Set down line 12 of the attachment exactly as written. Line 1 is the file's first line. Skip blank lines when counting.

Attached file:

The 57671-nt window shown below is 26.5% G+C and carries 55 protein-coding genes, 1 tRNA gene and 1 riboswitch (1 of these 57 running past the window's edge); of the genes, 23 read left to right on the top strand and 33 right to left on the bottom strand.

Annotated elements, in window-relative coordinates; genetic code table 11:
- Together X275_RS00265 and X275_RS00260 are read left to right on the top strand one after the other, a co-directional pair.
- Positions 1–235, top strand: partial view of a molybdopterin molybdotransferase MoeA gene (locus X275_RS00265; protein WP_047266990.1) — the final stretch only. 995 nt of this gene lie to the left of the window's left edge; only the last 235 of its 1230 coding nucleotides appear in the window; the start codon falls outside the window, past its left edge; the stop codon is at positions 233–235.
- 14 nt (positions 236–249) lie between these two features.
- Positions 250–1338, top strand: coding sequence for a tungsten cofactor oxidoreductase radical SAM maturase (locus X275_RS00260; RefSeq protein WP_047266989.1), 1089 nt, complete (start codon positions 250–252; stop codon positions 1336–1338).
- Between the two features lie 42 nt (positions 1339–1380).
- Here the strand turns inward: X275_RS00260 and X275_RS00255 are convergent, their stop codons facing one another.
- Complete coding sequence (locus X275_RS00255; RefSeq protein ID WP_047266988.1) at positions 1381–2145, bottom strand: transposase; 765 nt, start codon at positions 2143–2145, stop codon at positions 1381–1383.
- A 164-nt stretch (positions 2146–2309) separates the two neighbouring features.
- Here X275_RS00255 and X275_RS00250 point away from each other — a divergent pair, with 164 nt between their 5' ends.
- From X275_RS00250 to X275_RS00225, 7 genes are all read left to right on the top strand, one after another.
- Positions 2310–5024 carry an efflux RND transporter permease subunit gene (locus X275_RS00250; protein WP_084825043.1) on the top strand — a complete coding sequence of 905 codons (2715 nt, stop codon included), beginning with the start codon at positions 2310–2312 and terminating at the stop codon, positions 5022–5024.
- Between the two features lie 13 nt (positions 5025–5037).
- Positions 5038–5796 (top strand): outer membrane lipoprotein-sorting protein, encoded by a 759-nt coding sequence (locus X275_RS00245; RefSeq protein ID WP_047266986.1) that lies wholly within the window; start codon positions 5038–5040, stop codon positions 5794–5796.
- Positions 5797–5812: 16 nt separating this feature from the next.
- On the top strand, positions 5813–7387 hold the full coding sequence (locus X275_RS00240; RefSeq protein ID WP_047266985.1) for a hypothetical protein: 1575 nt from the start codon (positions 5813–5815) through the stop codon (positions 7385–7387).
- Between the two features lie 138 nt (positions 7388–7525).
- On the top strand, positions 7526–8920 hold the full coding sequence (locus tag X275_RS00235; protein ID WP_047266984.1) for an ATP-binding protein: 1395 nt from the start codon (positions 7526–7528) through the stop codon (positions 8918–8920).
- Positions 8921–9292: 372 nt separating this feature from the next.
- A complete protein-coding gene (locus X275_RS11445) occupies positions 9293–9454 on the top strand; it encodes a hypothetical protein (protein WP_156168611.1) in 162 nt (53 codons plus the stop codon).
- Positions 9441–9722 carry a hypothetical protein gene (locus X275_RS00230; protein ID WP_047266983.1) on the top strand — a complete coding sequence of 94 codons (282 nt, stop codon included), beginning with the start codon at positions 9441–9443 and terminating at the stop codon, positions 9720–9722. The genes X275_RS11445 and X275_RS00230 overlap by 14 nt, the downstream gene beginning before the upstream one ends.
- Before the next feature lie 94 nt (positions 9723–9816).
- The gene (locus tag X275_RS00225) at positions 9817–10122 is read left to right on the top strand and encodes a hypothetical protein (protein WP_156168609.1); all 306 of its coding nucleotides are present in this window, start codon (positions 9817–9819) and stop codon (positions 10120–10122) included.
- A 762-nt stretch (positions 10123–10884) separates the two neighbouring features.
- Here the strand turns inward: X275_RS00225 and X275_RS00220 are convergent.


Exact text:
- From X275_RS00250 to X275_RS00225, 7 genes are all read left to right on the top strand, one after another.